Stop Screaming, and Start Talking
By Lily Hoffman Simon
Imagine the following: on one side of the room, there is a group advocating for Palestinian liberation. Facing them is a group advocating for the unilateral support and strength of Israel. Everyone is either yelling at each other or casting menacing glares across the room, and most people who walk by avert their eyes. A recent example at McGill Univeristy occurred when the presence of former Israeli soldiers on campus led to protests from Palestinian Rights Groups and a spirited defence by Jewish groups. If you have been on a university campus recently, this image is probably not that surprising. Preoccupied with screaming, the people standing on opposing sides tend to be unable to hear what the other party is saying. By screaming so loudly about their own views, each side is silencing the voice of the other. This silencing only serves to worsen to conflict.
It is important to understand that the conflict in the Middle East cannot simply be divided into two opposing sides. There is an immense amount of nuance in the differing perspectives that reveal the situation to be much more complicated than “us” versus “them.” On campuses, as elsewhere, however, the complexity is often ignored, and the conversation is forced into two opposing poles.
The inability of involved parties to hear the voices of those who differ from them is one of the fundamental causes in the continuation of the conflict. The success of Palestinian nationalism will only come when the rest of the world, including the Israeli government, hears the voice of the Palestinians. By continually re-asserting physical dominance over the Palestinian people, the Israeli government is refusing to hear, or really acknowledge, the people’s plight, preventing any change. The same can be said in defence of the opposing side. The stability and security of Israel will only come when the rest of the world is able to hear, and listen, to the plight of the Jewish people throughout history, and thus understand the motivation of the Zionist movement.
This inability to hear and understand others is exactly what is happening on campuses around North America. By forcing the discussion around two opposing sides, which inevitably conflict, the voice of everyone in between that dichotomy is silenced.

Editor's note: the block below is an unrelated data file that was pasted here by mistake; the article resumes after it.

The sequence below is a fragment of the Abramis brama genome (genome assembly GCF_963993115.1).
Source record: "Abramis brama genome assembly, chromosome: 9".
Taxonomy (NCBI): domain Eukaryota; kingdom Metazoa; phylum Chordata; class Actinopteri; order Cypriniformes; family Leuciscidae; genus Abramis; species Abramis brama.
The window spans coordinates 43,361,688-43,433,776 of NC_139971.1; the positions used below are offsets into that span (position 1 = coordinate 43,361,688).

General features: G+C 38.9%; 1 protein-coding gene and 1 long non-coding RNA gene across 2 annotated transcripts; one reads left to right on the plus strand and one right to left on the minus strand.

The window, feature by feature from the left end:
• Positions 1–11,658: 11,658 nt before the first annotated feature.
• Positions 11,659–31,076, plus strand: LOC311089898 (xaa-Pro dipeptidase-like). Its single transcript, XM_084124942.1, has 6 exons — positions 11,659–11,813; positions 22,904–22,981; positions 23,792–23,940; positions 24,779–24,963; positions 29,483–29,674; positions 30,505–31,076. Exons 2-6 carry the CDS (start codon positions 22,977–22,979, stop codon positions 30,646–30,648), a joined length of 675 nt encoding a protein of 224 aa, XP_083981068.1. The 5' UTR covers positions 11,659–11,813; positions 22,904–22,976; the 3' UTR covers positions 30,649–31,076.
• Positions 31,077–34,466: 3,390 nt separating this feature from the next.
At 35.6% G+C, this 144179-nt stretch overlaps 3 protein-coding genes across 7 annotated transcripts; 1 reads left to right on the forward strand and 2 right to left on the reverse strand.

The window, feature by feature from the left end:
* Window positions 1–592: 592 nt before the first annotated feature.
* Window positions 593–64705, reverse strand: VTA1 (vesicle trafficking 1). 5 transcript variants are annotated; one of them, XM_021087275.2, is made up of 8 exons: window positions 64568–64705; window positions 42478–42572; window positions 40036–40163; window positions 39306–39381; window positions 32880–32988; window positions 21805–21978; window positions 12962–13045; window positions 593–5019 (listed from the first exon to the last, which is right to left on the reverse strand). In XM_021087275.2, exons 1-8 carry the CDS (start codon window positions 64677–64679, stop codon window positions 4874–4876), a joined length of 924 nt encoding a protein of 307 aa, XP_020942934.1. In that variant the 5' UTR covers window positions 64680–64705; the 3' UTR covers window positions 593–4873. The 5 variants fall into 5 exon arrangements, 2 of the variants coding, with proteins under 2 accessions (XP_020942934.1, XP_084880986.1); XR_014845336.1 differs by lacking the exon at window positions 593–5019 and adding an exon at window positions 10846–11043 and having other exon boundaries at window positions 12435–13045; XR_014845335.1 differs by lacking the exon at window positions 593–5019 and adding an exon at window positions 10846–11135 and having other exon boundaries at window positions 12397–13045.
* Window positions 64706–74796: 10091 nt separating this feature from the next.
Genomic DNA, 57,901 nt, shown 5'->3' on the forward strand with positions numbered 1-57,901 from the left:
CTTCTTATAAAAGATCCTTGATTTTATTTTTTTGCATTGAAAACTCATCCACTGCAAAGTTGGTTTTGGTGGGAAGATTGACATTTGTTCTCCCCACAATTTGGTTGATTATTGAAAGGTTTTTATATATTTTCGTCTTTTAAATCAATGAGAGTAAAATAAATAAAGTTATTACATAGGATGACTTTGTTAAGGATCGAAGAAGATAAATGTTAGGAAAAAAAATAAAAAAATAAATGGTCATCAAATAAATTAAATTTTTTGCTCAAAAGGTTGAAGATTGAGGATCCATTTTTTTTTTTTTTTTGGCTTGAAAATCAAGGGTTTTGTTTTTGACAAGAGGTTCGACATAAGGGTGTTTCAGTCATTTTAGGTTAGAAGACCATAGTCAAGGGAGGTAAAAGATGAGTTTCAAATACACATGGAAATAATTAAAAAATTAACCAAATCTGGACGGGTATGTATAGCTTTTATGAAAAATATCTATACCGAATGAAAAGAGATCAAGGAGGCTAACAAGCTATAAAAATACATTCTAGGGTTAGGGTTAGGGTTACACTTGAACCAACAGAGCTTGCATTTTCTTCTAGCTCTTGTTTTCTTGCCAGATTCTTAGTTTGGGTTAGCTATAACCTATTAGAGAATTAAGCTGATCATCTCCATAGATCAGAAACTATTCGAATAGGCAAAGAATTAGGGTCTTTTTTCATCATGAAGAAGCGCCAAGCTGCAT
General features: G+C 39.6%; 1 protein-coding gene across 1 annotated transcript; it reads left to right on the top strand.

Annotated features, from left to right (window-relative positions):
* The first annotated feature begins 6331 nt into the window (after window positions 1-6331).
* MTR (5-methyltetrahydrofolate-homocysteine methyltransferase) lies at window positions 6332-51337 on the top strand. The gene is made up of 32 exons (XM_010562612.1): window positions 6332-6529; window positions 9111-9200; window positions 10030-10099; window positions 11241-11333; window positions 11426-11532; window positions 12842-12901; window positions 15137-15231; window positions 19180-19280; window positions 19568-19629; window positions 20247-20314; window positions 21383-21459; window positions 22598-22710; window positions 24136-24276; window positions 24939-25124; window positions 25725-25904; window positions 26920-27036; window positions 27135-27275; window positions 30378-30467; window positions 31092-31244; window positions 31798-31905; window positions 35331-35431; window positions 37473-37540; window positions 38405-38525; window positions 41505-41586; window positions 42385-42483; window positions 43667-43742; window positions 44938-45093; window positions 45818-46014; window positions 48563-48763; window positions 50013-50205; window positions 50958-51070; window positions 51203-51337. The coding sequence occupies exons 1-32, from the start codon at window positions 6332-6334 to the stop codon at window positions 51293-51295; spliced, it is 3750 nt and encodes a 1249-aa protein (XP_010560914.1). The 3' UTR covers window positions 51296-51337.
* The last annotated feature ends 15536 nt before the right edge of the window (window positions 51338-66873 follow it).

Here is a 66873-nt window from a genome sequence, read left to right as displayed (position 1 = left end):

What the Israel/Palestine discussion needs most on campuses, and elsewhere, is for people who care about the issue (and those who don’t) to be able to listen. This kind of open discussion is usually criticized, because it doesn’t necessarily go anywhere in itself. This notion is false, however; truly listening to others enables us to understand and build connections, humanizing those who are usually seen as the enemy. Groups that engage in this kind of dialogue are slowly springing up on campuses. For example, at McGill University, one group, Omeq, is trying to ignite this kind of grassroots dialogue for anyone interested.
Conversations on campus probably won’t shape the situation in the Middle East that concretely. However, through discussion, if people’s or ‘our’ ears are truly open, we will see the strong parallels between different narratives, and connect with the situation of others. Listening not only enables us to develop much-needed empathy, but also affects all our actions outside of the dialogue, including voting practices, and other activist work. For example, The Forward details how a forum in between eight women emotionally invested in the Middle East affected their work outside of their conversation in profound ways. This type of discussion is especially important on campuses, where youth, who later in life will become the leaders on this issue, develop the strongest sense of global and interpersonal understanding. Only when this dialogue starts will the Palestine/Israel discussion, argument, war, or whatever you choose to call it, finally change.